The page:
The second part of the bill provides incentives for manufactures to locate their facilities in NJ.  The bill amends NJ’s Global Warming Solutions Fund law to reallocate some of the money that NJ gets from the RGGI auctions.  These monies are available as grants or “other forms of financial assistance” to manufacturers of wind turbines and associated equipment who locate their plants in NJ.  Offshore wind projects can also receive these monies to help finance the project.

There are four wind farm projects proposed for the waters of New Jersey.  Hopefully this bill helps create the financial incentives needed to keep these projects moving forward as well as enticing new projects.

Obama Administration channels Bush and opens up the seas to oil

Written by Mike Pisauro on April 5th, 2010 in Federal, Global Warming, Ocean, Politics | No Comments »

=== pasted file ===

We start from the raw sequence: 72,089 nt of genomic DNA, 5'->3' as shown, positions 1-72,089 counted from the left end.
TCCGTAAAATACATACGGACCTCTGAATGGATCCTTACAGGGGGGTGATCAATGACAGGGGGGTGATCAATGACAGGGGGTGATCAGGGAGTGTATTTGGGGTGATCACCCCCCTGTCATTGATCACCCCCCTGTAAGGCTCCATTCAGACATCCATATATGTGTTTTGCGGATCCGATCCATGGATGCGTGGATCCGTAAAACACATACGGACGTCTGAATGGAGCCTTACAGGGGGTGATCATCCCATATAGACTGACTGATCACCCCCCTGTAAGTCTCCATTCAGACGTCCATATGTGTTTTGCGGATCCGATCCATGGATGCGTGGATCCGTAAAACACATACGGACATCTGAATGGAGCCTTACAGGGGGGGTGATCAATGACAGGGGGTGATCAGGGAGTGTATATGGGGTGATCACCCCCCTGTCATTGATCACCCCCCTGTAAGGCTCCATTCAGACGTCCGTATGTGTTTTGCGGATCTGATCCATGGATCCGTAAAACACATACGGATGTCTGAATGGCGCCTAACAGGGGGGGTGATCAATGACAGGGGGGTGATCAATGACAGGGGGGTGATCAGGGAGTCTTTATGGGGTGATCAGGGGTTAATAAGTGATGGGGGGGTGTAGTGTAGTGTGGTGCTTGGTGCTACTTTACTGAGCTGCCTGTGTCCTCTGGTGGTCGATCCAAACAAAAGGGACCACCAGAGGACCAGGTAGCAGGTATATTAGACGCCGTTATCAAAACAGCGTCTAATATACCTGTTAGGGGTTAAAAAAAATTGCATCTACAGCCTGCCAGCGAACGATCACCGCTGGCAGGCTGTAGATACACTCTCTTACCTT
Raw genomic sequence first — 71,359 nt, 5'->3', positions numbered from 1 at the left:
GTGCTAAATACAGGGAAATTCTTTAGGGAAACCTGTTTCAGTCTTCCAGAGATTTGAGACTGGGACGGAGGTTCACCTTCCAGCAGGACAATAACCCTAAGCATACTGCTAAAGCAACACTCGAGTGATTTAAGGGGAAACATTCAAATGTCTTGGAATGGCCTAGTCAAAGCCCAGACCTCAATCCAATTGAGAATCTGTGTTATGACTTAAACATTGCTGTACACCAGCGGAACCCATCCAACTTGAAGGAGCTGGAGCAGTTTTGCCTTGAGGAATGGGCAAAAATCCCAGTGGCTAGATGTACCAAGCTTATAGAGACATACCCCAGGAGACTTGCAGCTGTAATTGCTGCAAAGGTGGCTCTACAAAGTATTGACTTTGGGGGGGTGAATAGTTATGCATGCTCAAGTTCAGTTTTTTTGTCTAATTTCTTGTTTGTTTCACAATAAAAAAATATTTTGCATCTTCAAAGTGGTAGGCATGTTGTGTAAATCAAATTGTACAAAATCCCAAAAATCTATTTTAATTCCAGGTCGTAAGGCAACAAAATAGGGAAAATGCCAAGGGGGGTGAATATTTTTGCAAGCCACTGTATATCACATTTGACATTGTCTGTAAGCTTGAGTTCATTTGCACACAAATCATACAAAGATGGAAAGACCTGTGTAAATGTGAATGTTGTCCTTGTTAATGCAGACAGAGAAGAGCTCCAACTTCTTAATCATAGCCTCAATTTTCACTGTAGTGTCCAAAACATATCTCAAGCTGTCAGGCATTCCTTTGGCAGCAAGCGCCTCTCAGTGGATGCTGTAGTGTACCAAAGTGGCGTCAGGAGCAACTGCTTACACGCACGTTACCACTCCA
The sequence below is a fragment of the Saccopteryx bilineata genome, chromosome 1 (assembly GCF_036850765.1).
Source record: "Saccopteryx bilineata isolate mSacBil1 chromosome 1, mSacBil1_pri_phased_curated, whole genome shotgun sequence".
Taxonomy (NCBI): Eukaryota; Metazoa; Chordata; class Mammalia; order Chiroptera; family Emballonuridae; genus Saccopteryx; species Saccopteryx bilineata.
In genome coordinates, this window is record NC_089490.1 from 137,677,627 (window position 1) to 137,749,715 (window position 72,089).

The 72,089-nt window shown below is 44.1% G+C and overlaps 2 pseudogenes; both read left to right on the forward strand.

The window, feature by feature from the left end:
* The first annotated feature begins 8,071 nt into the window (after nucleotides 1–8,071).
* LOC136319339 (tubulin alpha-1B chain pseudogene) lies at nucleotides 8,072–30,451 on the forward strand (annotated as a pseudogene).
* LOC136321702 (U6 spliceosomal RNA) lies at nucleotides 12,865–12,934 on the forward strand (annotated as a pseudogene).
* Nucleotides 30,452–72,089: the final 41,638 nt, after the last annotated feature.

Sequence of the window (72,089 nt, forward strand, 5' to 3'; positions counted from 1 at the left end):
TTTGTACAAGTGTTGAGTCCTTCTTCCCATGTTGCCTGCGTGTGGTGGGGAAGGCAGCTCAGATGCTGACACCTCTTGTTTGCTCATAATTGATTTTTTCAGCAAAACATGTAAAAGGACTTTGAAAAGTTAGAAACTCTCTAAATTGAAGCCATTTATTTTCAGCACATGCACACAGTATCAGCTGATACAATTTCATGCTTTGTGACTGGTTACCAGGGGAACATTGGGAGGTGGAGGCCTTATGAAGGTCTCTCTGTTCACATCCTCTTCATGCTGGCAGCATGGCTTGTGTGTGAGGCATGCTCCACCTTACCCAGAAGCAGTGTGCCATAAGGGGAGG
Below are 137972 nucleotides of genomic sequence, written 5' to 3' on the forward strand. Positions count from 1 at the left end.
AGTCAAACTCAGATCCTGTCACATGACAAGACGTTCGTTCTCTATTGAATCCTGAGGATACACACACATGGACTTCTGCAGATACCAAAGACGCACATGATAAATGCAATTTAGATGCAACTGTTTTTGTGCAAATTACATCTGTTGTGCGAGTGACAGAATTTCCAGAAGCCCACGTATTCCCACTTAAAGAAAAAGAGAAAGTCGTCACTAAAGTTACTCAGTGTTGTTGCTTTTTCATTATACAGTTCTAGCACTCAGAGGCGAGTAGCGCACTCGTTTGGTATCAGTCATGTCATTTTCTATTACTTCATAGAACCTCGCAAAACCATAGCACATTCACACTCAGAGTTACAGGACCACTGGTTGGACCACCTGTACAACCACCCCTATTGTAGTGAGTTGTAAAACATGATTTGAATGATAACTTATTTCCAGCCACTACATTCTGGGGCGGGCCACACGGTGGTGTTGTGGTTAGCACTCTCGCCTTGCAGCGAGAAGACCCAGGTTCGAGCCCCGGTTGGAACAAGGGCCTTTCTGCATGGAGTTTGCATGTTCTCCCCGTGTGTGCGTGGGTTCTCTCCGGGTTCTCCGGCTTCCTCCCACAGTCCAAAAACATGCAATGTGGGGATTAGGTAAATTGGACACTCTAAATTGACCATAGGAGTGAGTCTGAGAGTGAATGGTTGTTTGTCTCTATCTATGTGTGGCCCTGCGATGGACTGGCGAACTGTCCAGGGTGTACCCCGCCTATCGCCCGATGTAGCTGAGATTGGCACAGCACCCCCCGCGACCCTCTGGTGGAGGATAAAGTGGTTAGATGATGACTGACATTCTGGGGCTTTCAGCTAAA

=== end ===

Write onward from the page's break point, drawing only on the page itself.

Last week the Obama Administration announced that it would open up the outer continental shelf or oil and gas production. It was a proposal that is very reminiscent of the Bush Administrations removal of the decades old ban on offshore drilling which I wrote about in “Another short sighted solution that solves nothing.”  While this proposal sounds like a Bush administration plan, it is supposed to be part of a broader energy strategy.  President Obama in is announcement of the plan said:

I want to emphasize that this announcement is part of a broader strategy that will move us from an economy that runs on fossil fuels and foreign oil to one that relies on homegrown fuels and clean energy.  And the only way this transition will succeed is if it strengthens our economy in the short term and the long term.  To fail to recognize this reality would be a mistake.

The problem with the plan is that I do not thin it will do what it is supposed to do.  The Obama Administration’s plan to open up the OCS will do little to reduce fuel prices or availability of fossil fuels.  It is also naïve to think that the oil and gas developed off our coasts will remain in the country.  That oil and gas will go to the highest bidder no matter where they are located.  It will also subject to the OCS from additional pollution.  Pollution that is caused by the drilling process.  Pollution that is caused by leaks in the systems of offshore drilling platforms, vessels and from the pipelines.  Pollution that may arise from spills and other accidents.